Indian e-commerce industry might be at a nascent stage but it is booming as Indians are becoming comfortable shopping online. The secure payment modes, better logistics for distribution and efficient customer service has brought about this change. Manish Taneja, Co-founder and chief executive officer, purplle.com shares the dynamics of the industry and a peek into what 2013 could look like.
The global retail market is pegged at USD 16 trillion wherein the total e-commerce market is estimated at 680 billion dollars, which is 4 per cent of the total retail. Whereas, Indian e-commerce currently is 0.2 per cent of its total retail which equals to USD 1 billion of USD 500 billion. It is projected to witness significant growth in the next few years, with the industry likely to touch USD 8 billion by 2015. Given the size of Indian market, growing consumer base, changing lifestyles and lack of infrastructure for malls or stores there is a huge scope for e-commerce growth.
Statistics show that in 2000 there were 3 million internet users in India which has grown to 120 million in 2011. 35 per cent of the internet population comes from metropolitan cities while 48 per cent hail from second tier and third tier cities. Furthermore, the number of mobile users in the country is expected to touch 900 – 1000 million by 2015. With almost 900 million mobile phone users in the country,broadband and internet services are expected to grow through wireless. This will consequentially lead to further growth in the e-commerce market via mobile.
Challenges for Indian E-commerce
Most e-commerce portals can be easily bifurcated into two business models:
(a) E-tailers: Stocking up the best sellers and real time sourcing for most of the products for example Flipkart, Purplle.com, and Jabong etc.
(b) Market places: Third party sellers who showcase products from diverse categories under one portal for example Ebay, Snapdeal, Naaptol etc.
Most e-tailers are utilizing their funds and energies in acquiring users and customers by luring them with big discounts and innovative marketing strategies. This spend becomes important keeping in mind the “value conscious” Indian consumer behavior. By that, I mean a mindset that keeps getting the best out of their money. Thus, “bargain hunting” from consumers is a big challenge for e-tailers. The emergence of new e-tailers widens the scope for comparison. This leads to very high customer acquisition cost and marketing spends. Therefore, funding and profitability become real challenges for e-tailers.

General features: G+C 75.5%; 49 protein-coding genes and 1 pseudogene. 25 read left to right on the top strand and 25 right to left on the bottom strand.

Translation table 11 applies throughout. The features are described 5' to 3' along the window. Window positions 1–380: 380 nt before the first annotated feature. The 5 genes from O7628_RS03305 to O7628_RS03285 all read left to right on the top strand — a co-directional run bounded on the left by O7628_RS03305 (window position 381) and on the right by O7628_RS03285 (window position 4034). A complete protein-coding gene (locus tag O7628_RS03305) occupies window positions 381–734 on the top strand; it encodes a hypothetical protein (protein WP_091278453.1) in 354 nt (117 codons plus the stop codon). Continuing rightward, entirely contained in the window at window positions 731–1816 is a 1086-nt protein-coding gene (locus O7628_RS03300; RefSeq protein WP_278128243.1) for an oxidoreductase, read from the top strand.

A recent report states that 52 e-commerce companies have raised close to $700 million venture capital over the past 3 years and out of them, only 30 per cent could raise the next round of funds.
Payment challenges are myriad ranging from the hidden costs, cash on delivery charges, and logistics. In India 50 per cent to 70 per cent of transactions are cash on delivery. The downside of e-tailers offering Cash on Delivery (CoD), is the return rate of goods which is as high as 10 per cent – 20 per cent in some categories like fashion, while categories like electronics offer poor margins. Leaders in the space are using CoD as a model for successful penetration into tier 2 and 3 cities to win customer confidence, and are increasingly becoming aware that this is not suitable for scaling up as the infrastructure is not supportive in these cities.
As far as categories are concerned consumer electronics, books and apparel are the most searched categories online followed by kids’ product, beauty and health care. For retailers dealing with consumer electronics, books or apparels, internet and mobile can be the two biggest game changers.
Mobile has proven to be a stable complement e-commerce. There are more and more smart phones, androids and apps in India today, then ever before. The Internet and Mobile Association of India (IMAI) estimated that India’s e-commerce market is growing at 70 per cent every year. While, travel remains the leader here, e-tailing will grow at a faster rate in the coming years.
A recent research shows that online search is used the most for “Research”. And, I can’t deny having used online search before every important buying decision myself. The first step to any purchase is an online research about the product, brand followed by the online hubs who sell it.
50 per cent of people who bought Automobile in 2011 researched it online and 60 per cent of them changed their mindsets about which car to buy after researching. So, that is the true power of internet which e-Commerce is part of. Customers these days, search about the background of ‘e-tailing’ websites before shopping from any particular site. So, one needs to keep in mind that their online presence in terms of reviews and quality of services is very important.
Customer service is the key, if we can create a customer centric e-commerce that speaks for itself. Zappos inspires me the most in this aspect. If we have a Zappos type approach for our customer we have the biggest edge above others.
Internet has changed the way India shops. A successful e-commerce industry is about changing the way India sells. It is definitely the most exciting phase for online retailers and consumers as this unmet demand will put India on the global map as one of the largest e-commerce markets in the coming years.
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